Buttigieg is currently in his eighth and final year as mayor of South Bend, Ind.—the same town where he grew up. He’s a former Oxford Rhodes Scholar and a Harvard graduate, proficient in seven different languages. The brains don’t lack brawn, however: Buttigieg was also a lieutenant in the U.S. Navy Reserve, and took seven months leave from his position as mayor to deploy to Afghanistan.
As a presidential candidate, Buttigieg has stressed the need to move away from the “politics of the past.” His campaign video highlights his relationship to younger voters: the generation of school shootings, post-9/11 war, economic immobility, climate change activism, immigration, and more. He supports the Green New Deal and Medicare-for-all.
Buttigieg says he helped to transform a dying South Bend, and would offer a “fresh start” for a national politics. As a married gay man, he would be the first openly homosexual U.S. president.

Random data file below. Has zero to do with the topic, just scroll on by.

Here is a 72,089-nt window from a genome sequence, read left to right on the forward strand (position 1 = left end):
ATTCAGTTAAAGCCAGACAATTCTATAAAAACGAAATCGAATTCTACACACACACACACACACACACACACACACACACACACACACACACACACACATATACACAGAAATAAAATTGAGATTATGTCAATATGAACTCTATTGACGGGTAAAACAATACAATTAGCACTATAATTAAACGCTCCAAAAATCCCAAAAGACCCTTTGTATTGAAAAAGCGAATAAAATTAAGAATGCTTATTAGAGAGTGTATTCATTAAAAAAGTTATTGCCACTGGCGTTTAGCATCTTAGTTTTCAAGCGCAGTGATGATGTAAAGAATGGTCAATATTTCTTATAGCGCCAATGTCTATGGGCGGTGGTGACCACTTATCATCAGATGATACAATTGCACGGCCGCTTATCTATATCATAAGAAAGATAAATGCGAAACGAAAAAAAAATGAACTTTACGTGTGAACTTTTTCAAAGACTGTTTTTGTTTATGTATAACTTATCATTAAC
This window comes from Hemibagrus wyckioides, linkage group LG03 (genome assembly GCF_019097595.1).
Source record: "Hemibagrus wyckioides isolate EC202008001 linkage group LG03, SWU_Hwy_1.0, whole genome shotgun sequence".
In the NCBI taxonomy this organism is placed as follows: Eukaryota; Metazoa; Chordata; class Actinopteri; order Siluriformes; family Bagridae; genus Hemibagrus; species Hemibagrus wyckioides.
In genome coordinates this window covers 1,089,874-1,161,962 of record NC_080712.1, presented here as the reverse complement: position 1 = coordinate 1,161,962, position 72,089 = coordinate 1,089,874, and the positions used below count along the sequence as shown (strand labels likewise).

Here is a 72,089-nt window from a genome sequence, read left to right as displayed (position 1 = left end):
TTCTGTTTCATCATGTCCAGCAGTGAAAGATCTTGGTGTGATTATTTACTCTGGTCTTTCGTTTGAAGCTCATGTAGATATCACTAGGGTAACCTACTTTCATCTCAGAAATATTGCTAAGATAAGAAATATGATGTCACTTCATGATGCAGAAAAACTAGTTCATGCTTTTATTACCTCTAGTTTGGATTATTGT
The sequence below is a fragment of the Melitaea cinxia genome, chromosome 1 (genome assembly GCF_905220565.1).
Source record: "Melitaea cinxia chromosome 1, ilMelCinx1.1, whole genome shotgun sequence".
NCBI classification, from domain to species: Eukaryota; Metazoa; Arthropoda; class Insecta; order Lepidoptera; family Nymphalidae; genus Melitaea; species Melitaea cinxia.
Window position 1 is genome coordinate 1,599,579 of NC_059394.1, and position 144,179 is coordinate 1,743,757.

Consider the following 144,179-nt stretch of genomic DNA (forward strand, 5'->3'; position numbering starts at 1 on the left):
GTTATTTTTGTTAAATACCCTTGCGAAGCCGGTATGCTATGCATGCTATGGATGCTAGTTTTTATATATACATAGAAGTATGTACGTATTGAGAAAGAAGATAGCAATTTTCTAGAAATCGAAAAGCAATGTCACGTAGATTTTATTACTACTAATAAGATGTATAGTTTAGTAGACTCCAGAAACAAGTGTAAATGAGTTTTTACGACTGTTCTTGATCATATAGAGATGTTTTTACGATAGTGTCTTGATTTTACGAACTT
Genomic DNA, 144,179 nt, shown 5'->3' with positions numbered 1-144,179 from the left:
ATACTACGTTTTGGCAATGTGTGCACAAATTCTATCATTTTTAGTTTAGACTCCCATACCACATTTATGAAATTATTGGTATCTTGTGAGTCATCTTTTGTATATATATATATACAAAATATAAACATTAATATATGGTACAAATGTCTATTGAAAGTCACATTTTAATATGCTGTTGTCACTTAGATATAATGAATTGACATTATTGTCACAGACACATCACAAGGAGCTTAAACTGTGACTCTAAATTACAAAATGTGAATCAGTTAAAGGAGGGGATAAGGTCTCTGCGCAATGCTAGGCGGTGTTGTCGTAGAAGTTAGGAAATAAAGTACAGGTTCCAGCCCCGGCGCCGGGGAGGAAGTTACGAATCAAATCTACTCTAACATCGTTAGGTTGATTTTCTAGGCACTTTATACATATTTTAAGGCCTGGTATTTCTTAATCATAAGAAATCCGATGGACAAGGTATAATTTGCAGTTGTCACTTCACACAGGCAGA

Tulsi Gabbard: The Aloha Candidate
Like Buttigieg, Gabbard has an impressive resume for someone of just 37 years. She was raised in an interfaith, interracial household and began serving in the Hawaii state legislature at the age of 21. She was deployed twice to the Mideast with the Hawaii Army National Guard, and then served on the Honolulu city council upon her return. Today, Gabbard is a major in the National Guard and a four-term Hawaiian representative in Congress.
Gabbard’s campaign invites the country to “stand united in the spirit of aloha” and work towards peace. She calls for an end to regime change wars and the start of a cooperative foreign policy, saying she can bring a “soldier’s principles” to the White House, including “dignity, honor, and respect.”